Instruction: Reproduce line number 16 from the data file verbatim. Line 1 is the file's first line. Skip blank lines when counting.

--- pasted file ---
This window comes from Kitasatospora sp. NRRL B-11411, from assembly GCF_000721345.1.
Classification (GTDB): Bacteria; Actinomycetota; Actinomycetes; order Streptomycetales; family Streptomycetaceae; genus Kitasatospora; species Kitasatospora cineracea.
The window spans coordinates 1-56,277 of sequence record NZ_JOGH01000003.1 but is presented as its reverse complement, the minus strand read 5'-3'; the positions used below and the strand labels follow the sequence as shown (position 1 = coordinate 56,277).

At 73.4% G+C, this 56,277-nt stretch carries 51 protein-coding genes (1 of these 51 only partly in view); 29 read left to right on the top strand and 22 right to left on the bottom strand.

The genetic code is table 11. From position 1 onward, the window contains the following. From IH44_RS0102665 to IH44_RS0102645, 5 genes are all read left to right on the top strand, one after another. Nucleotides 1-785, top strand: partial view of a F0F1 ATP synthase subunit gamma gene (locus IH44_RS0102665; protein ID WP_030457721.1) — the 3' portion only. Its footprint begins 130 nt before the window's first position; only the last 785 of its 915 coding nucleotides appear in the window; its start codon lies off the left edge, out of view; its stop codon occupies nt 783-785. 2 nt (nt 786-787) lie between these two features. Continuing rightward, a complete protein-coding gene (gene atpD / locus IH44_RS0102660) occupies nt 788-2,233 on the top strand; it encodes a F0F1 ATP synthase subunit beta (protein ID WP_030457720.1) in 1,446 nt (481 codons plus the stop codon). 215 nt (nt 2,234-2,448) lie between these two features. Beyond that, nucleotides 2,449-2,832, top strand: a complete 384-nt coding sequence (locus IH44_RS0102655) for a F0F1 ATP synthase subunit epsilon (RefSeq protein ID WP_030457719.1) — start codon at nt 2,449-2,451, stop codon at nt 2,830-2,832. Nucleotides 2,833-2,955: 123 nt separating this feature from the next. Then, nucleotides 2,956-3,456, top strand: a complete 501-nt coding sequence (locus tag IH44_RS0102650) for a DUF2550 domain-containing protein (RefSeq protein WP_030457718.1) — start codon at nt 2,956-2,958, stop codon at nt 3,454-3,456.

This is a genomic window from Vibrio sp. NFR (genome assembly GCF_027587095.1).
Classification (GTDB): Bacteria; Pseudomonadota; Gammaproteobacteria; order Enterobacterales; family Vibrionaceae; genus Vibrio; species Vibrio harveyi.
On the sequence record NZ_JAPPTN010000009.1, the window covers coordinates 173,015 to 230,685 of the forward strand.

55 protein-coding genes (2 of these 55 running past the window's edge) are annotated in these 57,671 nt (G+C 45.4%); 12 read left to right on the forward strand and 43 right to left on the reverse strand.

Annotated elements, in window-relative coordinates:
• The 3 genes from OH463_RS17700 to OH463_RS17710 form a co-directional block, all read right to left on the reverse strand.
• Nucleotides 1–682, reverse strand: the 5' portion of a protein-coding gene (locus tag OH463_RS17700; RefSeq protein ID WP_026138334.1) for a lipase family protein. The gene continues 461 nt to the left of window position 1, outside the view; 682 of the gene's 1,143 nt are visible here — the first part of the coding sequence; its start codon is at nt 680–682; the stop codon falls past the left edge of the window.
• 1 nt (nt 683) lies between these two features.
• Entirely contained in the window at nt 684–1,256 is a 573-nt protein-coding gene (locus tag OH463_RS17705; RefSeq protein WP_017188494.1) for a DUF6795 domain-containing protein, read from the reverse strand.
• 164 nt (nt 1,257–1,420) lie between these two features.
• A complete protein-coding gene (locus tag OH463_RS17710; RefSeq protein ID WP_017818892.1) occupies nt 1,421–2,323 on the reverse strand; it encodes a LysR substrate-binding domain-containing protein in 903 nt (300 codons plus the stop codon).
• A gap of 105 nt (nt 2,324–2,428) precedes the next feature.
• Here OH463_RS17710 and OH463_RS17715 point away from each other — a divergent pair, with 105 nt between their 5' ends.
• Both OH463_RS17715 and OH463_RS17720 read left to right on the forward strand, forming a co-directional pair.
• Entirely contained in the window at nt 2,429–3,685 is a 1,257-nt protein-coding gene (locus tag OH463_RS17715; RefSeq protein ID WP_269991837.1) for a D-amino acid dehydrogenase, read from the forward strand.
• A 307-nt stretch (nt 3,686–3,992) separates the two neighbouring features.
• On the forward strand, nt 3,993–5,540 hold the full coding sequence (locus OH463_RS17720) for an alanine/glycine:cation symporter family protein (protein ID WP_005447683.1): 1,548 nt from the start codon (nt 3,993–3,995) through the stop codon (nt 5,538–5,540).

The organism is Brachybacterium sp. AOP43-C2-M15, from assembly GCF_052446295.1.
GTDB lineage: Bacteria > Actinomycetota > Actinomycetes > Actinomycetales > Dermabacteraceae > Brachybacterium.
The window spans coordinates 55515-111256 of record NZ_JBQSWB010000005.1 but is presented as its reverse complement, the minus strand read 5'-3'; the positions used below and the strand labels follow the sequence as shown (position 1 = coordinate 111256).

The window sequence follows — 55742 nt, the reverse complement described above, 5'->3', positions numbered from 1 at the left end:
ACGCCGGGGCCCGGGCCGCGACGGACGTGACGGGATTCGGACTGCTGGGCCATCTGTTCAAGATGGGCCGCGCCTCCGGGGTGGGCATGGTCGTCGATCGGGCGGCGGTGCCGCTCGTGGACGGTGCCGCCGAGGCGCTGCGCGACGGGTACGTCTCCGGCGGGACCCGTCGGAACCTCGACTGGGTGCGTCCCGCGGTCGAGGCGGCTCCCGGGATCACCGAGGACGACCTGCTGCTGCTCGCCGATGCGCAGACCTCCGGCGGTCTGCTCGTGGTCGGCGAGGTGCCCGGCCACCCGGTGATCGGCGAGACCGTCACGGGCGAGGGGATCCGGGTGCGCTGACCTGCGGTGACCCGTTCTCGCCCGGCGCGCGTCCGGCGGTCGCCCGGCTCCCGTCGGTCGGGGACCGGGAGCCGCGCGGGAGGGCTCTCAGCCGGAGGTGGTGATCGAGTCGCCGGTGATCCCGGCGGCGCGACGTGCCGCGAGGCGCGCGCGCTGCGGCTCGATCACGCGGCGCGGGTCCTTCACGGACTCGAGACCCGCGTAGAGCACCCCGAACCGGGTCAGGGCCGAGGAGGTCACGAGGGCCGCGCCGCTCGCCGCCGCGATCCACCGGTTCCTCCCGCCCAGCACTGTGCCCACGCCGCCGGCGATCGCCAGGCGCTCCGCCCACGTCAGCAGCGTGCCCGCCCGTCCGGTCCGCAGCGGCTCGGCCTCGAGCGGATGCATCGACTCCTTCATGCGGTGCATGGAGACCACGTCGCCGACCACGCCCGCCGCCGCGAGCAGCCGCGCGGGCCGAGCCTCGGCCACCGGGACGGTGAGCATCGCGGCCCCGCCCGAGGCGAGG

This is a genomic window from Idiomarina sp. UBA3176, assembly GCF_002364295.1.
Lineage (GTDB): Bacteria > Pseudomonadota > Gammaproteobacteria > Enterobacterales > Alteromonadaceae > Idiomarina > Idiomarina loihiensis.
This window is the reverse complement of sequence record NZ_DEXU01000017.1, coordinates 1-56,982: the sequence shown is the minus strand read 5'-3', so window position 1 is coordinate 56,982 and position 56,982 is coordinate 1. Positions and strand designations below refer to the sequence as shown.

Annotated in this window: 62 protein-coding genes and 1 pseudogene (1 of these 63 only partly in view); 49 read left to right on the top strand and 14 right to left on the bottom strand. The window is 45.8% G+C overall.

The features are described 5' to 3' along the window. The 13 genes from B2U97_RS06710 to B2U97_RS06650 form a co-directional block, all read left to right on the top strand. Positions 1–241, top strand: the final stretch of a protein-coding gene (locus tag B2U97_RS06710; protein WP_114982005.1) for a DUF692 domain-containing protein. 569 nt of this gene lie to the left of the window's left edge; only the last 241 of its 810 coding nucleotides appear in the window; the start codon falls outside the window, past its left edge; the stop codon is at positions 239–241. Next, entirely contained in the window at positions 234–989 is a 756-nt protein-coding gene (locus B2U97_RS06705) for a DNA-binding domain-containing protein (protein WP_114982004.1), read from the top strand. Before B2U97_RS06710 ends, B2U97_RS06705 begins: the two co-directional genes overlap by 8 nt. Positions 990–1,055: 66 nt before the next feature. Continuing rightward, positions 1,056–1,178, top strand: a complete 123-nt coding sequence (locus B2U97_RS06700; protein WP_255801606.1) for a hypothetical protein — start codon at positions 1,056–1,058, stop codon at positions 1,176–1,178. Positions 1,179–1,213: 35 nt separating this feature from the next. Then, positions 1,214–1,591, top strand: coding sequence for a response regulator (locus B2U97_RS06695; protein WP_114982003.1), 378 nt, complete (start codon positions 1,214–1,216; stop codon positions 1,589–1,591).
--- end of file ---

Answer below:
• A complete protein-coding gene (locus tag OH463_RS17710; RefSeq protein ID WP_017818892.1) occupies nt 1,421–2,323 on the reverse strand; it encodes a LysR substrate-binding domain-containing protein in 903 nt (300 codons plus the stop codon).